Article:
Although it might seem almost any trombone would be OK for a beginner, having a trombone that works properly is actually critical. A beginning trombonist struggles to make the first sounds and find the initial notes. A beginner who can't make the correct sounds while others do is quickly discouraged. The first few months are the most difficult and are critical for a young musician. Band directors can often predict which students will drop out of band by looking at the quality and condition of the instruments they begin on.
A beginner doesn't need the best trombone, but s/he does need a trombone that plays easily (doesn't require too much air), has an appropriate sized mouthpiece, has a working slide, plays in tune with the other instruments, and can be repaired and adjusted when it needs it (...and it will).
Appropriate beginner trombones are available from many sources:
- Buying outright. If you're sure your child will like playing music and will want to stay with the trombone, buying one outright might make sense. However trombones that are appropriate for school band aren't inexpensive, and once a trombonist passes the beginner stage he/she is likely to need an intermediate or performer trombone.
- Renting. Renting gives the child (and parents) time to see how s/he likes playing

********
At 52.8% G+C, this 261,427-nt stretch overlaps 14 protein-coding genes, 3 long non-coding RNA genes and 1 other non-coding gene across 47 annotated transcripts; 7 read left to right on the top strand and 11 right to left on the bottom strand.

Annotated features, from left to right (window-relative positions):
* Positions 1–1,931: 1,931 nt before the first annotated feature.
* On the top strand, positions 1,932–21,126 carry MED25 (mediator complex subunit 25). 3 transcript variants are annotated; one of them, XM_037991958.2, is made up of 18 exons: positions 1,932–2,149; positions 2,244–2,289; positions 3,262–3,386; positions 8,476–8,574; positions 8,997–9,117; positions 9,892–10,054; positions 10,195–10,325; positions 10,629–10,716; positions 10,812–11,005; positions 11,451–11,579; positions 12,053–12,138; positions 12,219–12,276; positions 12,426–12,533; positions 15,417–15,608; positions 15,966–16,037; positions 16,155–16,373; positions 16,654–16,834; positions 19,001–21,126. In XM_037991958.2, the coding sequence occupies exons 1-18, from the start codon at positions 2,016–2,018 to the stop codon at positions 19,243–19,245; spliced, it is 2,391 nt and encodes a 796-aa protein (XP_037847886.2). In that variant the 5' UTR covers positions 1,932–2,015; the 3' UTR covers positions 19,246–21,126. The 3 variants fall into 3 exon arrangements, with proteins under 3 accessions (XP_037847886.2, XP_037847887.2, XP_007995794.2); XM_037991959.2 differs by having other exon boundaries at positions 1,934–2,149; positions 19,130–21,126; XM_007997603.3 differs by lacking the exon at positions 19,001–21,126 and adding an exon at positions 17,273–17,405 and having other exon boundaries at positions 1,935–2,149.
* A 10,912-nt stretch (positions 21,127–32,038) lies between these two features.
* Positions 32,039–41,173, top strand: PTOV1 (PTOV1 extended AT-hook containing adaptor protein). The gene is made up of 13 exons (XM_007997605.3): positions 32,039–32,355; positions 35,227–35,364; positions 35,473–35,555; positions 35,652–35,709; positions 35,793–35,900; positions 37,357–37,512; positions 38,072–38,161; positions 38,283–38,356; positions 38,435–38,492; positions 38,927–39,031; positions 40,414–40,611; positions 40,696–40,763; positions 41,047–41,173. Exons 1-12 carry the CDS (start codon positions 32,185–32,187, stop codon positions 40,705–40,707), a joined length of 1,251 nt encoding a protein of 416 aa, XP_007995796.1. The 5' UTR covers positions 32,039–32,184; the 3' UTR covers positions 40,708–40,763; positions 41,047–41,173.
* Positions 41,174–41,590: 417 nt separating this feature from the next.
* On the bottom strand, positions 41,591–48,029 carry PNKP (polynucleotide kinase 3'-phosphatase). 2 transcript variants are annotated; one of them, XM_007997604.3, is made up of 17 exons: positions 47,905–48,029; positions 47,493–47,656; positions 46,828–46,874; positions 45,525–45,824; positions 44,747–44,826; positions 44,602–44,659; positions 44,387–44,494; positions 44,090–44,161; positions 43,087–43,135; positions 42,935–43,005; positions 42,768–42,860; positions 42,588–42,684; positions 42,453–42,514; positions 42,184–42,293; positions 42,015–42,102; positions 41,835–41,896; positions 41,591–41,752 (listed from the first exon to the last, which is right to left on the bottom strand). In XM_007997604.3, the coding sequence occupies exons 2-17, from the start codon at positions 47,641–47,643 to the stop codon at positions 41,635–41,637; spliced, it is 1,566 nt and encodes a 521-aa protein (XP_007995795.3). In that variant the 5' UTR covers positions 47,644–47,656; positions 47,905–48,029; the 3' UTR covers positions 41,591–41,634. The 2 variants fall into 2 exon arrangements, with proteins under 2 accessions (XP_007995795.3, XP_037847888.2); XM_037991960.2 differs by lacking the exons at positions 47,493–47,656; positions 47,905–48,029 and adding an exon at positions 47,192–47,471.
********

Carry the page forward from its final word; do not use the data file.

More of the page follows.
music, consider whether trombone is the correct instrument, and consider
what type of trombone is right for the longer term. The band director knows and usually advises beginners' parents where they can rent the right kind of instruments, considering not just the cost of rental and quality of the instruments, but also the condition they are kept in and the support the company provides to keep the instruments playing properly. Rent paid is usually applicable to the later purchase of an instrument. Renting is the most popular way to start a student in music.
Buy (or borrow) a used one. When a good used trombone can be gotten at a low enough price, it might make sense to take a chance on the student and buy it. But check first with the band director to assure the trombone you're considering is the appropriate quality and will play in tune with the band. Then take it to an instrument repair shop to see what it will take to put it in playing condition. (If it's been sitting up a year or more, it will almost surely need some work to make it play adequately again.)
- Internet. Although the Internet is considered a dangerous place to buy a musical instrument, someone who knows trombone brands, models, and conditions and is careful can sometimes find a bargain. By some estimates 90-95% of the trombones sold on the Internet are not of appropriate quality for school band use (despite advertising to the contrary). However appropriate trombones can occasionally be found on Internet sites, sometimes at good prices. Once again, be sure it is a trombone that is appropriate for school band, and either check its condition carefully or anticipate repair costs as part of your purchase math.